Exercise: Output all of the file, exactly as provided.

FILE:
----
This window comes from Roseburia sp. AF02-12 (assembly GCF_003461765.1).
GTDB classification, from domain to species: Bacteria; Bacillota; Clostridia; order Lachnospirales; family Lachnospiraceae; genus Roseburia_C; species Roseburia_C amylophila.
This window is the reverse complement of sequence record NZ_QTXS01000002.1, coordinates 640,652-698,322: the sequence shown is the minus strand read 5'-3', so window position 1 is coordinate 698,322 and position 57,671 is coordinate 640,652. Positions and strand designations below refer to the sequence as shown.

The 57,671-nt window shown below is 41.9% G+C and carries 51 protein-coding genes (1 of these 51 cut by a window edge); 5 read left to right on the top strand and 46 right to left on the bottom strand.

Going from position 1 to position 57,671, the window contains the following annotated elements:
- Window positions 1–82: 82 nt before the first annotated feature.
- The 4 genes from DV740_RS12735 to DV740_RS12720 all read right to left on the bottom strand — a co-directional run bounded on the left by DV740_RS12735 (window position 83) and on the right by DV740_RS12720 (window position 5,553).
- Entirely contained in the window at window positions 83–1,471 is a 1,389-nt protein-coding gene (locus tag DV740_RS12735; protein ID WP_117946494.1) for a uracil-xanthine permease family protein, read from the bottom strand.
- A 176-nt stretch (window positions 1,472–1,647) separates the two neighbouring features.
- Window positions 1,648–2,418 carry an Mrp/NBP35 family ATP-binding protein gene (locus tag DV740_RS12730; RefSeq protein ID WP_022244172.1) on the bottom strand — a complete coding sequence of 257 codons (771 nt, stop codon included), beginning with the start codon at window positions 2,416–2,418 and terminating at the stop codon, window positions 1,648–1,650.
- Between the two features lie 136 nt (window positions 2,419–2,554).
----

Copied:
This window comes from Roseburia sp. AF02-12 (assembly GCF_003461765.1).
GTDB classification, from domain to species: Bacteria; Bacillota; Clostridia; order Lachnospirales; family Lachnospiraceae; genus Roseburia_C; species Roseburia_C amylophila.
This window is the reverse complement of sequence record NZ_QTXS01000002.1, coordinates 640,652-698,322: the sequence shown is the minus strand read 5'-3', so window position 1 is coordinate 698,322 and position 57,671 is coordinate 640,652. Positions and strand designations below refer to the sequence as shown.

The 57,671-nt window shown below is 41.9% G+C and carries 51 protein-coding genes (1 of these 51 cut by a window edge); 5 read left to right on the top strand and 46 right to left on the bottom strand.

Going from position 1 to position 57,671, the window contains the following annotated elements:
- Window positions 1–82: 82 nt before the first annotated feature.
- The 4 genes from DV740_RS12735 to DV740_RS12720 all read right to left on the bottom strand — a co-directional run bounded on the left by DV740_RS12735 (window position 83) and on the right by DV740_RS12720 (window position 5,553).
- Entirely contained in the window at window positions 83–1,471 is a 1,389-nt protein-coding gene (locus tag DV740_RS12735; protein ID WP_117946494.1) for a uracil-xanthine permease family protein, read from the bottom strand.
- A 176-nt stretch (window positions 1,472–1,647) separates the two neighbouring features.
- Window positions 1,648–2,418 carry an Mrp/NBP35 family ATP-binding protein gene (locus tag DV740_RS12730; RefSeq protein ID WP_022244172.1) on the bottom strand — a complete coding sequence of 257 codons (771 nt, stop codon included), beginning with the start codon at window positions 2,416–2,418 and terminating at the stop codon, window positions 1,648–1,650.
- Between the two features lie 136 nt (window positions 2,419–2,554).